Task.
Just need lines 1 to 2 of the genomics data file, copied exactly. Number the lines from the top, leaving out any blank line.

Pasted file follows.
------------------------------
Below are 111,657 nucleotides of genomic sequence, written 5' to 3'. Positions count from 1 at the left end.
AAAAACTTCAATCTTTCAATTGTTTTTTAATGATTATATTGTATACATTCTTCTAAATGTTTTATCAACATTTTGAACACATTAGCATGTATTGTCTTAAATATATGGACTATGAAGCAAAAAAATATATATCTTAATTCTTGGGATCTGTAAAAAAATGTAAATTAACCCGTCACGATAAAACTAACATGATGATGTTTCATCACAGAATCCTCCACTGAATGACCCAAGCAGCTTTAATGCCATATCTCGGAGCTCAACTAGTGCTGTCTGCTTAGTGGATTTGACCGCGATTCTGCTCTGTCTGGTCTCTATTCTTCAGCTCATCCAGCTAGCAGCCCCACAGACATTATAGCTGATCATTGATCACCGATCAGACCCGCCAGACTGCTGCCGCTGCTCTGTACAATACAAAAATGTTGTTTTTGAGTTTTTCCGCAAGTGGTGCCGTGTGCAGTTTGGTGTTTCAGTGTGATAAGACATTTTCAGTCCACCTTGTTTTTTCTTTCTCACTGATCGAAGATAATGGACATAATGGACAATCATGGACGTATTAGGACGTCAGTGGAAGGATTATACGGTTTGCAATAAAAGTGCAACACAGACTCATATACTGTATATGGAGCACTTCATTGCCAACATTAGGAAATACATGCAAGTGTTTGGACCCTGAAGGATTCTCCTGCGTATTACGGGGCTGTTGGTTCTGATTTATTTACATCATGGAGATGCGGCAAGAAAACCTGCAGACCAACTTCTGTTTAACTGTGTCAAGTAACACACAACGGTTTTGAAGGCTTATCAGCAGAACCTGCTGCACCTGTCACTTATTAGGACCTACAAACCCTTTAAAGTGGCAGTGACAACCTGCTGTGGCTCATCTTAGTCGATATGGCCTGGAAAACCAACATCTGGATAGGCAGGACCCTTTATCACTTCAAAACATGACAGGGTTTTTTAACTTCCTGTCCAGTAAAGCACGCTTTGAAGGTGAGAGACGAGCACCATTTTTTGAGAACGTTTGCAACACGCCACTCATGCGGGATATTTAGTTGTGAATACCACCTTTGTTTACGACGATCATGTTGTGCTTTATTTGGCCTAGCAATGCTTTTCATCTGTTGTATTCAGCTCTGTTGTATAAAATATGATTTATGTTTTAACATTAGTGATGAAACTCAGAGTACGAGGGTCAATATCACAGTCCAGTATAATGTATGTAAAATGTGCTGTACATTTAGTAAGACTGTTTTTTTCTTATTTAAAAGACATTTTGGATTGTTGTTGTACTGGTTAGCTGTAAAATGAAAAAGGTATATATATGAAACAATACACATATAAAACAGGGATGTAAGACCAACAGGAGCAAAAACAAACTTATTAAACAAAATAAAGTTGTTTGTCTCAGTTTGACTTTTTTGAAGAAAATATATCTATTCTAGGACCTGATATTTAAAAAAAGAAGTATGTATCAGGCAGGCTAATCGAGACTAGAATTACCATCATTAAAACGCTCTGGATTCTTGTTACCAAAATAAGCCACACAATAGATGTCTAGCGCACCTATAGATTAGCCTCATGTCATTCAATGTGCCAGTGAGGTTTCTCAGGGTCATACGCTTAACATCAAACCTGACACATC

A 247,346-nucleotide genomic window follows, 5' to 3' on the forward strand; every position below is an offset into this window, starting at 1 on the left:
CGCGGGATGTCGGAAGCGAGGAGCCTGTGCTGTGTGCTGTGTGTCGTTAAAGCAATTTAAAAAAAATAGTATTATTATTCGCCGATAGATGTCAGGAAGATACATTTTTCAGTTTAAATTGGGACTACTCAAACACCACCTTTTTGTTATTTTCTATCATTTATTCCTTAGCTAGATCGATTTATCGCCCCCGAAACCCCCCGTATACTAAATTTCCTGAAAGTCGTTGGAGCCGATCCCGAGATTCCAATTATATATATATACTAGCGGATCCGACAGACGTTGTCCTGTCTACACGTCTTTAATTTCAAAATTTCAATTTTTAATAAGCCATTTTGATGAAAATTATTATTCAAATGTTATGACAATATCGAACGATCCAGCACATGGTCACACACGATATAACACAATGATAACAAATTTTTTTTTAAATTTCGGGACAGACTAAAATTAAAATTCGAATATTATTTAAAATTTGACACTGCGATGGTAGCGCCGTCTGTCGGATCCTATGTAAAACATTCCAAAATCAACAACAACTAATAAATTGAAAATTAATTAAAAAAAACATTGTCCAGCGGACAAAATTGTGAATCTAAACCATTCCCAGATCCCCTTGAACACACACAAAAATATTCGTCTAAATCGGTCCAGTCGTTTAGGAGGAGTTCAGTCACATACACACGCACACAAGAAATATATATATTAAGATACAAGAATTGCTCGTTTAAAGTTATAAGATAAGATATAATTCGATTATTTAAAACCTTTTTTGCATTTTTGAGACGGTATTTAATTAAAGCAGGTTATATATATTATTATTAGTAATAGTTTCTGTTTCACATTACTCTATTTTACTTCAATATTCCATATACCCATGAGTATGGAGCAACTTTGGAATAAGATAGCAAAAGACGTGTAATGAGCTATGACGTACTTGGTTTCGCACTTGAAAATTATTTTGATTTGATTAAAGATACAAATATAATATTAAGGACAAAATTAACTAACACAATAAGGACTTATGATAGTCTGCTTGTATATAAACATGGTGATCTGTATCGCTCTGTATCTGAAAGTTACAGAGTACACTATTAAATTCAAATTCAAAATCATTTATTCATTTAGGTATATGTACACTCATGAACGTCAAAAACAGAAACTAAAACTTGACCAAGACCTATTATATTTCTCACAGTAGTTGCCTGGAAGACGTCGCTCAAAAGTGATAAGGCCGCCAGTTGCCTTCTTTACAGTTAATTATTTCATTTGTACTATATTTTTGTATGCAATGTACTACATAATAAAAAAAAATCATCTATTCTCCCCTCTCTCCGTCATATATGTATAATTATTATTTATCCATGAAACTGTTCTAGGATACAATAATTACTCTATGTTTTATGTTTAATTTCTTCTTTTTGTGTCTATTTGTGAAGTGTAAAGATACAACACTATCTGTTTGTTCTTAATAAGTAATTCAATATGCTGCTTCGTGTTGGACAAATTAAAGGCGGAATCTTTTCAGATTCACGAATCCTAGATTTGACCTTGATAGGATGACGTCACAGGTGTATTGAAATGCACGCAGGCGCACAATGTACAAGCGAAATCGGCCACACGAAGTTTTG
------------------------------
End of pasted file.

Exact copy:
Below are 111,657 nucleotides of genomic sequence, written 5' to 3'. Positions count from 1 at the left end.
AAAAACTTCAATCTTTCAATTGTTTTTTAATGATTATATTGTATACATTCTTCTAAATGTTTTATCAACATTTTGAACACATTAGCATGTATTGTCTTAAATATATGGACTATGAAGCAAAAAAATATATATCTTAATTCTTGGGATCTGTAAAAAAATGTAAATTAACCCGTCACGATAAAACTAACATGATGATGTTTCATCACAGAATCCTCCACTGAATGACCCAAGCAGCTTTAATGCCATATCTCGGAGCTCAACTAGTGCTGTCTGCTTAGTGGATTTGACCGCGATTCTGCTCTGTCTGGTCTCTATTCTTCAGCTCATCCAGCTAGCAGCCCCACAGACATTATAGCTGATCATTGATCACCGATCAGACCCGCCAGACTGCTGCCGCTGCTCTGTACAATACAAAAATGTTGTTTTTGAGTTTTTCCGCAAGTGGTGCCGTGTGCAGTTTGGTGTTTCAGTGTGATAAGACATTTTCAGTCCACCTTGTTTTTTCTTTCTCACTGATCGAAGATAATGGACATAATGGACAATCATGGACGTATTAGGACGTCAGTGGAAGGATTATACGGTTTGCAATAAAAGTGCAACACAGACTCATATACTGTATATGGAGCACTTCATTGCCAACATTAGGAAATACATGCAAGTGTTTGGACCCTGAAGGATTCTCCTGCGTATTACGGGGCTGTTGGTTCTGATTTATTTACATCATGGAGATGCGGCAAGAAAACCTGCAGACCAACTTCTGTTTAACTGTGTCAAGTAACACACAACGGTTTTGAAGGCTTATCAGCAGAACCTGCTGCACCTGTCACTTATTAGGACCTACAAACCCTTTAAAGTGGCAGTGACAACCTGCTGTGGCTCATCTTAGTCGATATGGCCTGGAAAACCAACATCTGGATAGGCAGGACCCTTTATCACTTCAAAACATGACAGGGTTTTTTAACTTCCTGTCCAGTAAAGCACGCTTTGAAGGTGAGAGACGAGCACCATTTTTTGAGAACGTTTGCAACACGCCACTCATGCGGGATATTTAGTTGTGAATACCACCTTTGTTTACGACGATCATGTTGTGCTTTATTTGGCCTAGCAATGCTTTTCATCTGTTGTATTCAGCTCTGTTGTATAAAATATGATTTATGTTTTAACATTAGTGATGAAACTCAGAGTACGAGGGTCAATATCACAGTCCAGTATAATGTATGTAAAATGTGCTGTACATTTAGTAAGACTGTTTTTTTCTTATTTAAAAGACATTTTGGATTGTTGTTGTACTGGTTAGCTGTAAAATGAAAAAGGTATATATATGAAACAATACACATATAAAACAGGGATGTAAGACCAACAGGAGCAAAAACAAACTTATTAAACAAAATAAAGTTGTTTGTCTCAGTTTGACTTTTTTGAAGAAAATATATCTATTCTAGGACCTGATATTTAAAAAAAGAAGTATGTATCAGGCAGGCTAATCGAGACTAGAATTACCATCATTAAAACGCTCTGGATTCTTGTTACCAAAATAAGCCACACAATAGATGTCTAGCGCACCTATAGATTAGCCTCATGTCATTCAATGTGCCAGTGAGGTTTCTCAGGGTCATACGCTTAACATCAAACCTGACACATC